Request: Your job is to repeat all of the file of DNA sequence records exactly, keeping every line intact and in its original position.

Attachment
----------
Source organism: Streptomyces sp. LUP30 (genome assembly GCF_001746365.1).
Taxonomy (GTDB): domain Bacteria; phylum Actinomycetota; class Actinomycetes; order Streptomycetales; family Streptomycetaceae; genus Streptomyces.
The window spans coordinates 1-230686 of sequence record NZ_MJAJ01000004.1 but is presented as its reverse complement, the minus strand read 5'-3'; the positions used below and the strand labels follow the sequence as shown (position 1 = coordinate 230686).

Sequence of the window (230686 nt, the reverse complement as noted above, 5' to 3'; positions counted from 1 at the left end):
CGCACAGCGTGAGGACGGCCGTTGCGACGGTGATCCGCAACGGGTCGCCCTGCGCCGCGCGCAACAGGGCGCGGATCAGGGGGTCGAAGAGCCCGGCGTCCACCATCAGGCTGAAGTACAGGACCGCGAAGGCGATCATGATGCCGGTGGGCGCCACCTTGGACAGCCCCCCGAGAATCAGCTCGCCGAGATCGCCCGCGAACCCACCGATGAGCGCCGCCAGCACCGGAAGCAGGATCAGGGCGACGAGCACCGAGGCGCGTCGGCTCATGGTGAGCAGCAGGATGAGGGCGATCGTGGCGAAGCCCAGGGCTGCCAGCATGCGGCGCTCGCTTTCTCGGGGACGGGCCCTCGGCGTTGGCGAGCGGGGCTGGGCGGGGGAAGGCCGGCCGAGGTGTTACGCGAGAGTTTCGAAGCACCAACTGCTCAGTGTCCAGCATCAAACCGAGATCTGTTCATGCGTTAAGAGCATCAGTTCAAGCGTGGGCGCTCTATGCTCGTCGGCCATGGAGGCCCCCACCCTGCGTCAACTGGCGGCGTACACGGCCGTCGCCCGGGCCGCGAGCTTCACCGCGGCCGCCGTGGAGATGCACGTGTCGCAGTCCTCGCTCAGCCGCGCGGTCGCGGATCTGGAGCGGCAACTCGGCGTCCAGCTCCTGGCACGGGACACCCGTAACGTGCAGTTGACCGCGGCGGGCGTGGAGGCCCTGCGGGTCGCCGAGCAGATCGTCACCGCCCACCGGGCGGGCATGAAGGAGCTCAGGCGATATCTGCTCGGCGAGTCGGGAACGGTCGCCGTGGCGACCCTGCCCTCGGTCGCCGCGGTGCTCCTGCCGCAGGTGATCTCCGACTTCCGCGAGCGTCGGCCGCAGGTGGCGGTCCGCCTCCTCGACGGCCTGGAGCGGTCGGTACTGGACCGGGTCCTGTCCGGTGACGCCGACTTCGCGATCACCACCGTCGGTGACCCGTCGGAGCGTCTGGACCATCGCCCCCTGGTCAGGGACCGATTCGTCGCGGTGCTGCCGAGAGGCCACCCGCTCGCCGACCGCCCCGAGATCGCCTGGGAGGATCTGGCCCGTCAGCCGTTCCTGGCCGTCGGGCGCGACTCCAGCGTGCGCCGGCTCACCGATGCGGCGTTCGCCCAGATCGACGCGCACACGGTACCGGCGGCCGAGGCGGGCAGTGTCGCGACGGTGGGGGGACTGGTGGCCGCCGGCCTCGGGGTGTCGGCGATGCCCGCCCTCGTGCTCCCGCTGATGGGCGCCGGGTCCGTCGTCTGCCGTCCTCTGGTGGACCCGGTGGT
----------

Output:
Source organism: Streptomyces sp. LUP30 (genome assembly GCF_001746365.1).
Taxonomy (GTDB): domain Bacteria; phylum Actinomycetota; class Actinomycetes; order Streptomycetales; family Streptomycetaceae; genus Streptomyces.
The window spans coordinates 1-230686 of sequence record NZ_MJAJ01000004.1 but is presented as its reverse complement, the minus strand read 5'-3'; the positions used below and the strand labels follow the sequence as shown (position 1 = coordinate 230686).

Sequence of the window (230686 nt, the reverse complement as noted above, 5' to 3'; positions counted from 1 at the left end):
CGCACAGCGTGAGGACGGCCGTTGCGACGGTGATCCGCAACGGGTCGCCCTGCGCCGCGCGCAACAGGGCGCGGATCAGGGGGTCGAAGAGCCCGGCGTCCACCATCAGGCTGAAGTACAGGACCGCGAAGGCGATCATGATGCCGGTGGGCGCCACCTTGGACAGCCCCCCGAGAATCAGCTCGCCGAGATCGCCCGCGAACCCACCGATGAGCGCCGCCAGCACCGGAAGCAGGATCAGGGCGACGAGCACCGAGGCGCGTCGGCTCATGGTGAGCAGCAGGATGAGGGCGATCGTGGCGAAGCCCAGGGCTGCCAGCATGCGGCGCTCGCTTTCTCGGGGACGGGCCCTCGGCGTTGGCGAGCGGGGCTGGGCGGGGGAAGGCCGGCCGAGGTGTTACGCGAGAGTTTCGAAGCACCAACTGCTCAGTGTCCAGCATCAAACCGAGATCTGTTCATGCGTTAAGAGCATCAGTTCAAGCGTGGGCGCTCTATGCTCGTCGGCCATGGAGGCCCCCACCCTGCGTCAACTGGCGGCGTACACGGCCGTCGCCCGGGCCGCGAGCTTCACCGCGGCCGCCGTGGAGATGCACGTGTCGCAGTCCTCGCTCAGCCGCGCGGTCGCGGATCTGGAGCGGCAACTCGGCGTCCAGCTCCTGGCACGGGACACCCGTAACGTGCAGTTGACCGCGGCGGGCGTGGAGGCCCTGCGGGTCGCCGAGCAGATCGTCACCGCCCACCGGGCGGGCATGAAGGAGCTCAGGCGATATCTGCTCGGCGAGTCGGGAACGGTCGCCGTGGCGACCCTGCCCTCGGTCGCCGCGGTGCTCCTGCCGCAGGTGATCTCCGACTTCCGCGAGCGTCGGCCGCAGGTGGCGGTCCGCCTCCTCGACGGCCTGGAGCGGTCGGTACTGGACCGGGTCCTGTCCGGTGACGCCGACTTCGCGATCACCACCGTCGGTGACCCGTCGGAGCGTCTGGACCATCGCCCCCTGGTCAGGGACCGATTCGTCGCGGTGCTGCCGAGAGGCCACCCGCTCGCCGACCGCCCCGAGATCGCCTGGGAGGATCTGGCCCGTCAGCCGTTCCTGGCCGTCGGGCGCGACTCCAGCGTGCGCCGGCTCACCGATGCGGCGTTCGCCCAGATCGACGCGCACACGGTACCGGCGGCCGAGGCGGGCAGTGTCGCGACGGTGGGGGGACTGGTGGCCGCCGGCCTCGGGGTGTCGGCGATGCCCGCCCTCGTGCTCCCGCTGATGGGCGCCGGGTCCGTCGTCTGCCGTCCTCTGGTGGACCCGGTGGT